Where is the Best Place to Host my Web App

Code in the Google Apps Script editor

Web Apps are apparently the future. And why not? Browsers have become full fledged virtual machines capable of running powerful Javascript applications, and HTML and CSS have both evolved to include a lot more than just text and pretty colours.

One of the main reasons I’m looking into this is because I’ve made several unsuccessful attempts to build a couple simple web apps using Google Apps Script on Google Drive. Based on the documentation and the marketing it should have been simple enough. But I always ran into the same roadblock: Caja! Google uses Caja to sanitize (or cajole) your scripts and prevent any malicious activity on Google’s network. But running within a Caja sandbox is a whole new world where libraries don’t behave the way they should, standard features are blocked, and you need to use tricks for things that should just work.

There are four categories of web app hosts:

  1. Un-intentional hosts are services that aren’t really built for hosting web apps or pages but can work that way;
  2. Dedicated app hosts are services that are designed specifically for hosting web apps and provide some or all of the back-end infrastructure to support them;
  3. Generic web hosts include shared hosting, VPS, Paas, and Iaas;
  4. Browser hosting, since these days every modern browser (so not Internet Explorer) can host some kind of web app.

The focus is Dedicated app hosts since there’s not much to say about the Un-intentional hosts (actually it turns out there is) and far too much to say about the others.

Un-intentional hosts

The best known of this group are Google Docs and Dropbox. Both have officially documented methods for hosting publicly accessible HTML, CSS, and JS files. But the solutions are kind of kludgy, and if your single-page app (SPA) goes beyond a single page they go from kludgy to bizarre. Tools like Neutron Drive help, but this not the place for a serious web app.

Note that both Google and Dropbox offer data storage services that are entirely separate from the methods of hosting your web app. And only Dropbox offers a Javascript library for data in a generic web app; to access Google’s data storage from a web app you’d have to roll your own requests and response handlers.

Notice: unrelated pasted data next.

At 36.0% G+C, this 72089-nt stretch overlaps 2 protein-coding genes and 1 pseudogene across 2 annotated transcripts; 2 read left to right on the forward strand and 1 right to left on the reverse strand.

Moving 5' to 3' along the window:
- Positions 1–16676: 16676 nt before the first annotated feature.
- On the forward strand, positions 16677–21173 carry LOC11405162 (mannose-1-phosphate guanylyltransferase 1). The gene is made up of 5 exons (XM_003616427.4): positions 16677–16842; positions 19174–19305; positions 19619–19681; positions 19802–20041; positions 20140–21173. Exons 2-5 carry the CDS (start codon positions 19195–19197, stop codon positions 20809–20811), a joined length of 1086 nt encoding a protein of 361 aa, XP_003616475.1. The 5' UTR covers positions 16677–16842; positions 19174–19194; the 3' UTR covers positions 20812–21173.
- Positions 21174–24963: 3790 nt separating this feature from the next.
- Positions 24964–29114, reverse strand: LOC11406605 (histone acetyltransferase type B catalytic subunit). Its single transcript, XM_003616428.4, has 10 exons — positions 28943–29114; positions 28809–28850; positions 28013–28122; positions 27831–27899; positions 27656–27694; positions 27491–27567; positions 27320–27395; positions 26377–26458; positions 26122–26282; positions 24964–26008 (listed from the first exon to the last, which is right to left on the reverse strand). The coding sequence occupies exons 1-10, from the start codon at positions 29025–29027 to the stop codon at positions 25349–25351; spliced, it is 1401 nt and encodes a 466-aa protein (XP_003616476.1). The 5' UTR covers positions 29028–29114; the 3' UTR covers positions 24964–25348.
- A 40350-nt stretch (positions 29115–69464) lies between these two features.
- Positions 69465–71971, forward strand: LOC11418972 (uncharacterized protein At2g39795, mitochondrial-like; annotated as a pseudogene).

In fact, the Dropbox Datastore service could almost make it into this review except that it doesn’t explicitly provide hosting for your web app – although you could do that with the Public folder in your Dropbox account, but it’s not an integrated solution, unfortunately. But the Datastore service is interesting since it also provides an Own Your Data solution for your users.

Google Docs does let you write web apps using Google Apps Script but since they run in a Caja container they’re handicapped in some pretty annoying ways (as I’ve said before, and will say again).

Generic hosting

Either a shared host, your own VPS or IaaS, or a PaaS will allow you build the back-end and host your front-end files. But a lot of work will be up to you and can require a lot more effort to get your actual web app going. If you’re using Google’s App Engine (as a PaaS) then the Tailbone project might interest you.


Not exactly web apps, but an interesting possibility. Browser apps are built with the same technology and they can leverage both local and remote back-ends (sometimes simultaneously). But they need to be installed locally before you can use them so they aren’t instantly available everywhere.


These services are designed specifically for serving up web apps and their back-ends. They aren’t equal though, and some might be better suited for your needs than others. The list includes services like BackendlessBackliftBuilt.ioFirebaseMeteorParse, and 5apps. Unfortunately the list excludes Stack Mob since they’re closing the service.